The Electron Transport Chain

Glycolysis, the bridging reaction, and the Krebs cycle result in the synthesis of only four ATP molecules when one glucose is oxidized to six CO2 molecules. Most of the ATP that is generated comes from the oxidation of NADH and FADH2 in the electron transport chain.

The electron transport chain, which occurs in the mitochondria in eukaryotic cells and in the cytoplasm of prokaryotic cells, is composed of a series of electron carriers that transfer electrons from donor molecules, such as NADH and FADH2 to an acceptor atom like O2. The electrons move down an energy gradient, like water flowing down a series of waterfalls in rapids.

The difference in free energy that occurs between O2 and NADH releases large amounts of energy. The energy changes that occur at several points in the chain are very large and can provide the eventual production of large amounts of ATP. The free energy that electrons have entering the electron transport chain is greater in the beginning than at the end. It is this energy that enables the protons (H+) to be pumped out of the mitochondrial matrix.

When the electrons move through the chain they transfer this energy to the pumps within the plasma membrane. The electron transport chain will separate the energy that is released into smaller sections, or steps. The reactions of the electron chain take place in the inner membrane of the mitochondria in eukary-

otic cells or in the plasma membrane in prokaryotic cells. In the mitochondria this system is set up into four complexes of carriers.

Each of these carriers transports electrons part of the way to O2 (which is the final electron acceptor). The carriers, coenzyme Q and cytochrome C, connect these complexes. This process by which energy comes from the electron transport chain is provided by protons (H+) and are used to make ATP.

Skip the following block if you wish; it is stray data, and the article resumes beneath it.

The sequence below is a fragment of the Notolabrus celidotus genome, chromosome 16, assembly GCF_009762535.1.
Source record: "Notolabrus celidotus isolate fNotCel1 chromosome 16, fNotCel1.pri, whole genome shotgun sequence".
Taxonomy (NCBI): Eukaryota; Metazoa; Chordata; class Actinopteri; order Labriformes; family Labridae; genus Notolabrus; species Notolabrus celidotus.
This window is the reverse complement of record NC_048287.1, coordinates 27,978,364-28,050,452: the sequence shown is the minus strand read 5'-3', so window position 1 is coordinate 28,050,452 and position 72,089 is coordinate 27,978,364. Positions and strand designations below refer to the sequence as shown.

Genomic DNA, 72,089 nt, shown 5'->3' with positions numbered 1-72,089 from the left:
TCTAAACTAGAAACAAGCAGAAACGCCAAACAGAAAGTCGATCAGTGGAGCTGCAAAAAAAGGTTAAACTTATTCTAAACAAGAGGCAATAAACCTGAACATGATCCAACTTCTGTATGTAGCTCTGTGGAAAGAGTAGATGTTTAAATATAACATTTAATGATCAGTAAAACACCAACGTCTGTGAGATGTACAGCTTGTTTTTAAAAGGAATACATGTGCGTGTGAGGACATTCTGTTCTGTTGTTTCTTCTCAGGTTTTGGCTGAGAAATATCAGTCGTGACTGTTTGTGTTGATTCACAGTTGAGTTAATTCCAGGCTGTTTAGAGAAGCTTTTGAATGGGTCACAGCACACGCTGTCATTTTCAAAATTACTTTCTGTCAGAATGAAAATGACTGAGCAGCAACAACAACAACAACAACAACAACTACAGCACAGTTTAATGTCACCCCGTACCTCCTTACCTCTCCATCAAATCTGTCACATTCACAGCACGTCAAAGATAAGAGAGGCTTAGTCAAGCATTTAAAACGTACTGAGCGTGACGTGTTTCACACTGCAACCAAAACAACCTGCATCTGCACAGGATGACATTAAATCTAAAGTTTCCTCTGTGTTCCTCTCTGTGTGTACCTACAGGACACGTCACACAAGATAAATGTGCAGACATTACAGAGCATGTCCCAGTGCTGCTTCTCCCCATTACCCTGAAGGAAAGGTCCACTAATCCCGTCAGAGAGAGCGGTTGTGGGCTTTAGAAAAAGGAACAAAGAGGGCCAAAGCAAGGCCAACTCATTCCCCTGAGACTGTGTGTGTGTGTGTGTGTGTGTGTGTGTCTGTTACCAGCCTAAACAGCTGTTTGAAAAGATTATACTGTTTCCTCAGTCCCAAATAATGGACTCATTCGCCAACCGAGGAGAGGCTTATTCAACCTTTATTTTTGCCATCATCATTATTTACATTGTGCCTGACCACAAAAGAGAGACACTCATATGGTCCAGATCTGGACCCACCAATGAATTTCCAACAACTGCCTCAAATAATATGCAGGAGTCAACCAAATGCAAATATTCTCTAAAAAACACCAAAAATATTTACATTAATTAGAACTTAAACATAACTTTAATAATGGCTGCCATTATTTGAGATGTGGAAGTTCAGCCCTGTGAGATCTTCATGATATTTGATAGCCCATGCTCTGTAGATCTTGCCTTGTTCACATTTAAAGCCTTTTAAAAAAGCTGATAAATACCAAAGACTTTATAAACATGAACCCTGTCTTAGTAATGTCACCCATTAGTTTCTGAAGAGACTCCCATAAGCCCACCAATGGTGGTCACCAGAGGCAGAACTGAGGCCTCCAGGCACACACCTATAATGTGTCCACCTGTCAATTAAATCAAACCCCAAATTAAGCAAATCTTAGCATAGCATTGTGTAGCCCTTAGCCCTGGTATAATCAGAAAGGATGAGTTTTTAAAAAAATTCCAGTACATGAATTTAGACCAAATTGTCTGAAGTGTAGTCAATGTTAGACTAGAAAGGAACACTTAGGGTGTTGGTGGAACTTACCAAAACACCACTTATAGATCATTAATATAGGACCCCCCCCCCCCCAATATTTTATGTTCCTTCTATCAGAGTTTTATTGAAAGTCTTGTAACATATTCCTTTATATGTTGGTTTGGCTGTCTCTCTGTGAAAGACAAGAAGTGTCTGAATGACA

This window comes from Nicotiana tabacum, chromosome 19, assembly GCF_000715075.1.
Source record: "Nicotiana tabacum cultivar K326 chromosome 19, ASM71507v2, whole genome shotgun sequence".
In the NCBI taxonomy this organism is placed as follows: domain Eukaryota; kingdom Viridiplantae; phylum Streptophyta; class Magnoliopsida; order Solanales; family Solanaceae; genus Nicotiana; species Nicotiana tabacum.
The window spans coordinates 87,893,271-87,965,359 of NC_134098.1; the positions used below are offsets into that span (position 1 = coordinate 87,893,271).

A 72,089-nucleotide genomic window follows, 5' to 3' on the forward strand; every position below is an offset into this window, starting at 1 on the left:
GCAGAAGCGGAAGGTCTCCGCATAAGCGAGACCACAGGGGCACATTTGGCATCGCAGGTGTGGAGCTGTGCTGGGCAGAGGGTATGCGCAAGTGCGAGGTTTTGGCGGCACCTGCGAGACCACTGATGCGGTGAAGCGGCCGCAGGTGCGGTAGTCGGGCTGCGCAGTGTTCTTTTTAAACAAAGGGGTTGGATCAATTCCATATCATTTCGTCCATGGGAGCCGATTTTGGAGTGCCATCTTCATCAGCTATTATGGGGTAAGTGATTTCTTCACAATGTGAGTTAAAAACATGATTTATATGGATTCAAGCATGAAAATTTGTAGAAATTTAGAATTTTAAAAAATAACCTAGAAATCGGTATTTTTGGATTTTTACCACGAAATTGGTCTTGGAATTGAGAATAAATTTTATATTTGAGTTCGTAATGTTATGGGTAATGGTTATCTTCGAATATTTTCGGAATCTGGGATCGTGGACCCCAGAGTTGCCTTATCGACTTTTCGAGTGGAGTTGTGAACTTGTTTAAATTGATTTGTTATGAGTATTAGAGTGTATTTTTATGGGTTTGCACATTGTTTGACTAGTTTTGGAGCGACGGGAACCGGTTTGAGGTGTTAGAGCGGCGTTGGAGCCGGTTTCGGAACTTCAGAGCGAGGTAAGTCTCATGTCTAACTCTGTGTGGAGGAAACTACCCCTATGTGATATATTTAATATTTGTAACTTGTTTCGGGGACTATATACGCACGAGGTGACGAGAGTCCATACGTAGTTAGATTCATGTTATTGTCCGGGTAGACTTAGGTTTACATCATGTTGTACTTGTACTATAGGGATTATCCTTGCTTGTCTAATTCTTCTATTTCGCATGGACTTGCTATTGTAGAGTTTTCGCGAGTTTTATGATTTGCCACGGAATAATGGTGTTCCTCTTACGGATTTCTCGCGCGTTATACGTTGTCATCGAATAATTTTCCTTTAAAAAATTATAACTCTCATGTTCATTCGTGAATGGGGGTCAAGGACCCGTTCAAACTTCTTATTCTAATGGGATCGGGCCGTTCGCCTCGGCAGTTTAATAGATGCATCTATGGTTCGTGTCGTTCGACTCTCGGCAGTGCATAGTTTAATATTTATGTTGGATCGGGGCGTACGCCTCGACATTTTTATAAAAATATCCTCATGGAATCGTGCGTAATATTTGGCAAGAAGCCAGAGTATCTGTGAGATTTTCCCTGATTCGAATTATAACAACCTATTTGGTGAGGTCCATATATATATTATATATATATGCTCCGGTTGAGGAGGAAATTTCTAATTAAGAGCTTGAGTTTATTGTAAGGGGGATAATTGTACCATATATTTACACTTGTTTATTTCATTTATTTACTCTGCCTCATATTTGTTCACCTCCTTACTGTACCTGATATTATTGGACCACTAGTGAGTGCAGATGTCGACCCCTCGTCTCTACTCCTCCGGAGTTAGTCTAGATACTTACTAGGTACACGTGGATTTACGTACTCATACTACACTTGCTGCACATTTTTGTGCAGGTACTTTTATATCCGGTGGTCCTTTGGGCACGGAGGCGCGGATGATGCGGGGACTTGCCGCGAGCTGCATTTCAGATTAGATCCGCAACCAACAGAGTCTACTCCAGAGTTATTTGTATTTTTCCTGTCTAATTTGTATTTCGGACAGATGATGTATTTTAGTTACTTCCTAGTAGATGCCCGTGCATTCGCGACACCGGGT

Three ATP molecules can be synthesized from ADP and Pi when two electrons pass from NADH to an atom of O2.

The electron transport chain used by bacteria and other prokaryotes can differ from the mitochondrial chain used in eukaryotic organisms. Bacteria, for example, vary in their electron carriers. Bacteria use cytochromes, heme proteins that carry electrons through the electron transport chain. (A heme is an organic compound, the center of which contains an iron atom surrounded by four nitrogen atoms.) Electrons can enter at several points and leave through terminal oxidases. Prokaryotic and eukaryotic electrons work using the same fundamental principles, although they differ in construction.

The electron transport chain in E. coli bacteria, for example, transports electrons from NADH to acceptors and moves protons across the plasma membrane. The E. coli electron transport chain is branched and contains different cyto-chromes. The two branches are cytochrome d and cytochrome o. Coenzyme Q donates electrons to both branches. These chains operate in different conditions. For example, the cytochrome d branch will function when O2 levels are low and does not actively pump protons, whereas the cytochrome o branch operates in higher O2 concentrations and is a proton pump.

During the aerobic metabolism of a single glucose molecule, ten pairs of electrons from NAD produce thirty ATP molecules, and two pairs of FAD produce four ATP molecules, making a total of 34 ATP molecules. Four substrate-level ATPs make a total of 38 molecules of ATP from one molecule of glucose.

The energy captured occurs through a process called chemiosmosis, formulated by British biochemist Peter Mitchell, who won the Nobel Prize in 1978. In chemiosmosis electrons flow down their electrochemical gradient across the inner mitochondrial membrane in eukaryotes and the cell membrane in prokary-otes through ATP syntase.

If the organism is in an aerobic environment, there are enzymes that can break down harmful chemicals. An example of such a chemical is hydrogen peroxide (H2O2). If the organism is in an anaerobic environment, they do not possess or cannot produce these aerobic enzymes and are susceptible to damage by O2. An example is the free radical superoxide. Organisms that follow this pathway produce less ATP. An example of these types of organisms is lactobacillus.

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